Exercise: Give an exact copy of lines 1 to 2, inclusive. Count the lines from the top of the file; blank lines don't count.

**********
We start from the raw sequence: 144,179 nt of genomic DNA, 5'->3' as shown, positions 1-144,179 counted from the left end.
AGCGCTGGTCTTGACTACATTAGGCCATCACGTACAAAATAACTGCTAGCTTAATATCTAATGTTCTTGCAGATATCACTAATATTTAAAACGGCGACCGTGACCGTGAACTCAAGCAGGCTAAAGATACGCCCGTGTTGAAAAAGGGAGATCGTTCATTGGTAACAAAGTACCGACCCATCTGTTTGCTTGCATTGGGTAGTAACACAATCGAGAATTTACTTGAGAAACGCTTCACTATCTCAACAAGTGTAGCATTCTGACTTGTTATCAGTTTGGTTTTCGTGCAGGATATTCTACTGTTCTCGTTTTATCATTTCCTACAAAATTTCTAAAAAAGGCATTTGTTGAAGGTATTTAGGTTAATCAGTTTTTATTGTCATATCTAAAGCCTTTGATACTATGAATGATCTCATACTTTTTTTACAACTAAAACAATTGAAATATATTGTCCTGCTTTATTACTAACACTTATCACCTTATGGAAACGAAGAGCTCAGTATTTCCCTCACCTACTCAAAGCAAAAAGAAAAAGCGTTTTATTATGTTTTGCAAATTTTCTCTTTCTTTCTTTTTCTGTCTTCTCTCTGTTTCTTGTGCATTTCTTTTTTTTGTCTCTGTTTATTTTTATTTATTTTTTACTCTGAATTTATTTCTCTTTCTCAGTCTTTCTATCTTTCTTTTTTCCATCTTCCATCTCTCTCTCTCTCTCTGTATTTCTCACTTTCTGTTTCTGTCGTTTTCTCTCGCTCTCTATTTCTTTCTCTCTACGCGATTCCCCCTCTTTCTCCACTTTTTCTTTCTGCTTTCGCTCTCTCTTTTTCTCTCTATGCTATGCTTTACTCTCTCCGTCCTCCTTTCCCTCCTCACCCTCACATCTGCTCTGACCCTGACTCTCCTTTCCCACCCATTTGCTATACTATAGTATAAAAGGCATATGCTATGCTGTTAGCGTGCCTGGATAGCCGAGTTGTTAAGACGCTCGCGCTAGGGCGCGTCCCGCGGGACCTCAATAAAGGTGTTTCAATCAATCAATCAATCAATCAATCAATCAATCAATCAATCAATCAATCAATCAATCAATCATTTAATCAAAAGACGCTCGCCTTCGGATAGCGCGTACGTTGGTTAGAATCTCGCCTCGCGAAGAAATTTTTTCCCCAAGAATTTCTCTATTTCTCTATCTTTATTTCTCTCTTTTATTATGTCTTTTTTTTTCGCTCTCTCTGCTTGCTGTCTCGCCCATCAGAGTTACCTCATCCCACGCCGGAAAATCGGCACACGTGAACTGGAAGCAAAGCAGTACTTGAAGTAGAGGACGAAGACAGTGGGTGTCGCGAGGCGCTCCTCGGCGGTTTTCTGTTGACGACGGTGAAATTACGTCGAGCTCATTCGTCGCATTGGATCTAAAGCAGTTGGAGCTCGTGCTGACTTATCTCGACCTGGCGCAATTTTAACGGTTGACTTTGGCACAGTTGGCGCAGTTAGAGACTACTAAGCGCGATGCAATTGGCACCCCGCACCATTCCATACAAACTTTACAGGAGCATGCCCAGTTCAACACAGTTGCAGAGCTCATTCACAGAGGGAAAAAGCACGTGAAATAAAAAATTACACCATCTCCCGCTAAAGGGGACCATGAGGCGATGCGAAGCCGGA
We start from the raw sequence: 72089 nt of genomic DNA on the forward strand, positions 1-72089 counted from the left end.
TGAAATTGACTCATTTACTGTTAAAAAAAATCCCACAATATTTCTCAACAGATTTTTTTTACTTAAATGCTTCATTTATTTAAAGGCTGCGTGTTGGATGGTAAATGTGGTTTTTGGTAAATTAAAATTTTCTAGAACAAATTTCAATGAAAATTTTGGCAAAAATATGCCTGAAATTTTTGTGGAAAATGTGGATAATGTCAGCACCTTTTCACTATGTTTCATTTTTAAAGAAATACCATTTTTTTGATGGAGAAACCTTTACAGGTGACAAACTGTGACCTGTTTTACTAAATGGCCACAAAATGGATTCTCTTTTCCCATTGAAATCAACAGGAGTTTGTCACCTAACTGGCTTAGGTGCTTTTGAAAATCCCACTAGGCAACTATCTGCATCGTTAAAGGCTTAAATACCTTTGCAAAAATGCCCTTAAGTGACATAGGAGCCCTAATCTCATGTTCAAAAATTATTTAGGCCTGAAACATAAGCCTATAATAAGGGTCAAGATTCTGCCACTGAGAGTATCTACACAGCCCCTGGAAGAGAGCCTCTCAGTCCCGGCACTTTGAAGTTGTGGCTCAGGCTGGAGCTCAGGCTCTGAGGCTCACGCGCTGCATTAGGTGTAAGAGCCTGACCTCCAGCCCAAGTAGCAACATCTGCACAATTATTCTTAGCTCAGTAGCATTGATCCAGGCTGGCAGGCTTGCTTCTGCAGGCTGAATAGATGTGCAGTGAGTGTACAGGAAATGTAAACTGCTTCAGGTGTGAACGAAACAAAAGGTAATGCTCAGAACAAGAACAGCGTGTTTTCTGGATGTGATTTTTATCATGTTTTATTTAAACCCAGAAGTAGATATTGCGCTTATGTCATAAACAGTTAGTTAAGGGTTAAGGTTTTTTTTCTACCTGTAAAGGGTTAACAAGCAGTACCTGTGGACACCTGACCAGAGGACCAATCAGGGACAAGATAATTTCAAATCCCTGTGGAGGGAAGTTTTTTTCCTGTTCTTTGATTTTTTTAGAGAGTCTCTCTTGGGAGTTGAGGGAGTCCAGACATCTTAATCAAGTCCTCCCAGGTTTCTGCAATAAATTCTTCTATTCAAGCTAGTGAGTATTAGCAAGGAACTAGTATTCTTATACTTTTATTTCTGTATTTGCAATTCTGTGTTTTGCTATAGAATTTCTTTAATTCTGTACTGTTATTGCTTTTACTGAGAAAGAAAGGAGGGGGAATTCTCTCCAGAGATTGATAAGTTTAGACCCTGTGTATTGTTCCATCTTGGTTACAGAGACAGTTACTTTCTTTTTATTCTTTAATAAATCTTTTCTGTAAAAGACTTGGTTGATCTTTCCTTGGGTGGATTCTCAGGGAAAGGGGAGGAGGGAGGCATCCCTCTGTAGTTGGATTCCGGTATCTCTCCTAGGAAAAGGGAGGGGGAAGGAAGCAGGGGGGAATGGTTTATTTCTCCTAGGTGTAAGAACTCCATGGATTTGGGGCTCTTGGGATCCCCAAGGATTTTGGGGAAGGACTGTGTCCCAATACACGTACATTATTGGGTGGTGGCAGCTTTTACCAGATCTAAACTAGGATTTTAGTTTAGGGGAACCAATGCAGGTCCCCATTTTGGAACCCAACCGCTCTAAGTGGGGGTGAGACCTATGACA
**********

We start from the raw sequence: 144,179 nt of genomic DNA, 5'->3' as shown, positions 1-144,179 counted from the left end.
AGCGCTGGTCTTGACTACATTAGGCCATCACGTACAAAATAACTGCTAGCTTAATATCTAATGTTCTTGCAGATATCACTAATATTTAAAACGGCGACCGTGACCGTGAACTCAAGCAGGCTAAAGATACGCCCGTGTTGAAAAAGGGAGATCGTTCATTGGTAACAAAGTACCGACCCATCTGTTTGCTTGCATTGGGTAGTAACACAATCGAGAATTTACTTGAGAAACGCTTCACTATCTCAACAAGTGTAGCATTCTGACTTGTTATCAGTTTGGTTTTCGTGCAGGATATTCTACTGTTCTCGTTTTATCATTTCCTACAAAATTTCTAAAAAAGGCATTTGTTGAAGGTATTTAGGTTAATCAGTTTTTATTGTCATATCTAAAGCCTTTGATACTATGAATGATCTCATACTTTTTTTACAACTAAAACAATTGAAATATATTGTCCTGCTTTATTACTAACACTTATCACCTTATGGAAACGAAGAGCTCAGTATTTCCCTCACCTACTCAAAGCAAAAAGAAAAAGCGTTTTATTATGTTTTGCAAATTTTCTCTTTCTTTCTTTTTCTGTCTTCTCTCTGTTTCTTGTGCATTTCTTTTTTTTGTCTCTGTTTATTTTTATTTATTTTTTACTCTGAATTTATTTCTCTTTCTCAGTCTTTCTATCTTTCTTTTTTCCATCTTCCATCTCTCTCTCTCTCTCTGTATTTCTCACTTTCTGTTTCTGTCGTTTTCTCTCGCTCTCTATTTCTTTCTCTCTACGCGATTCCCCCTCTTTCTCCACTTTTTCTTTCTGCTTTCGCTCTCTCTTTTTCTCTCTATGCTATGCTTTACTCTCTCCGTCCTCCTTTCCCTCCTCACCCTCACATCTGCTCTGACCCTGACTCTCCTTTCCCACCCATTTGCTATACTATAGTATAAAAGGCATATGCTATGCTGTTAGCGTGCCTGGATAGCCGAGTTGTTAAGACGCTCGCGCTAGGGCGCGTCCCGCGGGACCTCAATAAAGGTGTTTCAATCAATCAATCAATCAATCAATCAATCAATCAATCAATCAATCAATCAATCAATCAATCATTTAATCAAAAGACGCTCGCCTTCGGATAGCGCGTACGTTGGTTAGAATCTCGCCTCGCGAAGAAATTTTTTCCCCAAGAATTTCTCTATTTCTCTATCTTTATTTCTCTCTTTTATTATGTCTTTTTTTTTCGCTCTCTCTGCTTGCTGTCTCGCCCATCAGAGTTACCTCATCCCACGCCGGAAAATCGGCACACGTGAACTGGAAGCAAAGCAGTACTTGAAGTAGAGGACGAAGACAGTGGGTGTCGCGAGGCGCTCCTCGGCGGTTTTCTGTTGACGACGGTGAAATTACGTCGAGCTCATTCGTCGCATTGGATCTAAAGCAGTTGGAGCTCGTGCTGACTTATCTCGACCTGGCGCAATTTTAACGGTTGACTTTGGCACAGTTGGCGCAGTTAGAGACTACTAAGCGCGATGCAATTGGCACCCCGCACCATTCCATACAAACTTTACAGGAGCATGCCCAGTTCAACACAGTTGCAGAGCTCATTCACAGAGGGAAAAAGCACGTGAAATAAAAAATTACACCATCTCCCGCTAAAGGGGACCATGAGGCGATGCGAAGCCGGA